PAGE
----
"My main goal as a teacher is to create opportunities for my students to pursue their own questions and engage with their bodies thoughtfully and intentionally. I also emphasize that the reach of dance education extends far beyond the studio setting, and has valuable implications for my students' everyday lives and goals outside of dancing. Through the model of dance training, students collaborate, communicate, pose questions, forge meaningful relationships, and learn to stand in the world with assurance and aplomb. I encourage students to contend with and delight in the unknown."
Some thoughts on teaching Ballet-
Although ballet technique is codified, I do not see it as a fixed and unyielding form, but rather a porous model through which one is able to encounter ballet’s explicit central tenets as well as its implicit philosophical code. I understand ballet’s explicit tenets to be shape, rotation, verticality, rhythm and weight. These principles are crucial to ballet technique, and are apparent to an untrained eye. As a teacher, however, I seek to examine the more implicit holdings particular to the ballet form as I have come to understand them: opposition, readiness and a fluid relationship to time.
With regard to opposition, one of ballet’s foundational and defining aesthetics is the outward rotation of the legs and feet, often referred to as “turn-out.” I prefer to cue my students to rotate from the tops of the legs rather than to command them to “turn out,” refocusing on the origin and the action of the legs’ orientation in space. Beginning with the femurs spinning away from each other in the hip joint, even and equal rotation of both legs offers the student a proprioceptive sensation of opposition. Equivalent rotation in both legs leads to an understanding of another of ballet’s pervasive paradoxes: the task of anchoring weight and finding stability on the “supporting side” in order to allow mobility in the “gesturing side” (often referred to as the “working leg”). I often suggest that my students bore down into the earth when executing a pirouette high on one leg, or that they lift their upper bodies as they land from a jump. I create my ballet classes in order to sensitize and attune dancers to the physical sensation of opposition, which also prepares students to identify oppositional continuums that are not specific to ballet: knowing and not knowing, articulation and expression, repetition and novelty.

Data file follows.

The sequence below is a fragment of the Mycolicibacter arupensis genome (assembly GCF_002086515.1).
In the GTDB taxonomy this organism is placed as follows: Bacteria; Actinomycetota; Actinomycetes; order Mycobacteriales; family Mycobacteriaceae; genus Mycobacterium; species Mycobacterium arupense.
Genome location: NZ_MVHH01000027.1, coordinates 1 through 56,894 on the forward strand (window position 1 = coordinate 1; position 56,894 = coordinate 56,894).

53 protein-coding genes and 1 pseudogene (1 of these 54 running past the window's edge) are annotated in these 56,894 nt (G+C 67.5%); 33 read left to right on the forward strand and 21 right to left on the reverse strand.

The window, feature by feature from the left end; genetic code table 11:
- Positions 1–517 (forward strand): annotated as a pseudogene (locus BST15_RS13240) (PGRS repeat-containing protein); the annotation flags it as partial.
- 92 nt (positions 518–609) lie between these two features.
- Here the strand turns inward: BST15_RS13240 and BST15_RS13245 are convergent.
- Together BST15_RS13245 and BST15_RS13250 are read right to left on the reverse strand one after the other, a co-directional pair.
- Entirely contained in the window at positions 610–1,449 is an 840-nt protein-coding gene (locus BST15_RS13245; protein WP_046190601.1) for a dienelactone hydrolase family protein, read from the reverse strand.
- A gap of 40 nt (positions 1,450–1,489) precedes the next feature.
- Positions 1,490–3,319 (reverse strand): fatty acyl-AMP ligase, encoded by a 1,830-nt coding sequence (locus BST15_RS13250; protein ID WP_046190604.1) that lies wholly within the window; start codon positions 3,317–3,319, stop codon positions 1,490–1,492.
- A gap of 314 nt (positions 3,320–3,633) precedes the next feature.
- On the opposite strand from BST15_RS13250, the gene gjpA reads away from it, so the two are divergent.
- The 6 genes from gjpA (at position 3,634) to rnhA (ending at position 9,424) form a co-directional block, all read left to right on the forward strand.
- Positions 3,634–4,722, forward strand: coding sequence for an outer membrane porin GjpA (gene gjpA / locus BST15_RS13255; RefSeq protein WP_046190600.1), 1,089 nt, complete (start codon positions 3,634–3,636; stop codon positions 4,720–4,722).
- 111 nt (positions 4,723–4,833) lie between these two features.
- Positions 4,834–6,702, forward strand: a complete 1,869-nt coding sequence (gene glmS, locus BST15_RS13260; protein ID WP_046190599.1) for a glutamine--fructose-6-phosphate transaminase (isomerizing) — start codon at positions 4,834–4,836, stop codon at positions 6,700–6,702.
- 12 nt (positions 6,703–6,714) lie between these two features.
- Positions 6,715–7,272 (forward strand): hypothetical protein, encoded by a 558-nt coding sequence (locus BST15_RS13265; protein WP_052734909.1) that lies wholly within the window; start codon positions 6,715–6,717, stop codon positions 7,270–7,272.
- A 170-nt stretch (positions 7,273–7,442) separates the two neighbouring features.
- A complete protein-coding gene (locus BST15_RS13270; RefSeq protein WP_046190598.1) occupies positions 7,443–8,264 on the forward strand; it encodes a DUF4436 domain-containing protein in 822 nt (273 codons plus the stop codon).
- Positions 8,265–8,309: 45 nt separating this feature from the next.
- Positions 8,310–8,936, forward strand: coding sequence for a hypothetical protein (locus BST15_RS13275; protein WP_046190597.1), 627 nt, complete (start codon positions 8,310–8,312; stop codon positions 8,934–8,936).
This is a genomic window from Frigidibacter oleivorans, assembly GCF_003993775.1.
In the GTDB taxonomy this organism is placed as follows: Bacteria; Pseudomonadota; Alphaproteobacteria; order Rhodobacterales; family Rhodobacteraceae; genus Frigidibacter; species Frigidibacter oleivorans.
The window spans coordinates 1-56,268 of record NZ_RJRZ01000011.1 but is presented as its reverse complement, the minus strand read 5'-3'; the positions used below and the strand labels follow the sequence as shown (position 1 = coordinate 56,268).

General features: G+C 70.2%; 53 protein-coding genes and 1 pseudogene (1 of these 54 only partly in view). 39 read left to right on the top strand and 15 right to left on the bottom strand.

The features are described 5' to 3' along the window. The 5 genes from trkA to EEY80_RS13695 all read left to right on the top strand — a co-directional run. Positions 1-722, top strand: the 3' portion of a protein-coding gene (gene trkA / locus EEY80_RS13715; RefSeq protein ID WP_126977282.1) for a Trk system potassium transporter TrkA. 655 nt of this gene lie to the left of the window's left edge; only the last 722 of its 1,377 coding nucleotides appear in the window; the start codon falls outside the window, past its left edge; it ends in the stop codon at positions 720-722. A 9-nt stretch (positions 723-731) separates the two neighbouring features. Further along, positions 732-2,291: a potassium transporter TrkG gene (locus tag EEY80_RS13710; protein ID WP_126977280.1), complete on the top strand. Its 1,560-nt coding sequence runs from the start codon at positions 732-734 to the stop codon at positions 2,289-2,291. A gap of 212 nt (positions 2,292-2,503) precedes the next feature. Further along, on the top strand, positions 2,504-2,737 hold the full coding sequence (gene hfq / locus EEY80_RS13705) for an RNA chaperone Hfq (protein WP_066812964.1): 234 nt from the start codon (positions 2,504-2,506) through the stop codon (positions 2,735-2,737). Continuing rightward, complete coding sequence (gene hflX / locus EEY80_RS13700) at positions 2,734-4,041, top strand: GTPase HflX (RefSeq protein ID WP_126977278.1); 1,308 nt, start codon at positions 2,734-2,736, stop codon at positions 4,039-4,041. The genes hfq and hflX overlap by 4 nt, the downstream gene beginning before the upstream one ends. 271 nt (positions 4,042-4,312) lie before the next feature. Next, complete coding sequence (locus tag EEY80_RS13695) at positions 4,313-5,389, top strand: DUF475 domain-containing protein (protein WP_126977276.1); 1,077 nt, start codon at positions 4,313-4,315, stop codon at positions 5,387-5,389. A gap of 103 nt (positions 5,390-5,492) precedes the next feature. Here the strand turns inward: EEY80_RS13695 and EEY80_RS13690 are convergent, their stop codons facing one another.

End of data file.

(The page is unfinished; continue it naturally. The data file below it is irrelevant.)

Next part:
Another priority in my teaching is my insistence upon readiness. This readiness reads as potential: a dancer in fifth position plié is prepared to do any number of steps in the ballet idiom, and does not indicate what she is about to do before she begins. This readiness must exist both in beginnings and endings, or “attacks” and “finishes.” I apply this sense of readiness to the beginnings and endings of each class, each sequence and each step. The end of a turn, the landing of a jump, the last moment of a developpé extension of the leg must be just as ready for new potential as the first. I spend little time refining static shapes in class, choosing rather to qualitatively focus on gesture, “a shape,” as Anne Bogart defines it, “with a beginning, middle and end.” A sense of readiness also cultivates the ability to process new encounters, and alertness to the benefit of repetition. Each iteration of a step has a new beginning, middle and end in time. Exact repetition does not exist. There is always more to know from a step in ballet, and I encourage my student to be ready to receive that information as it comes in their studio practice.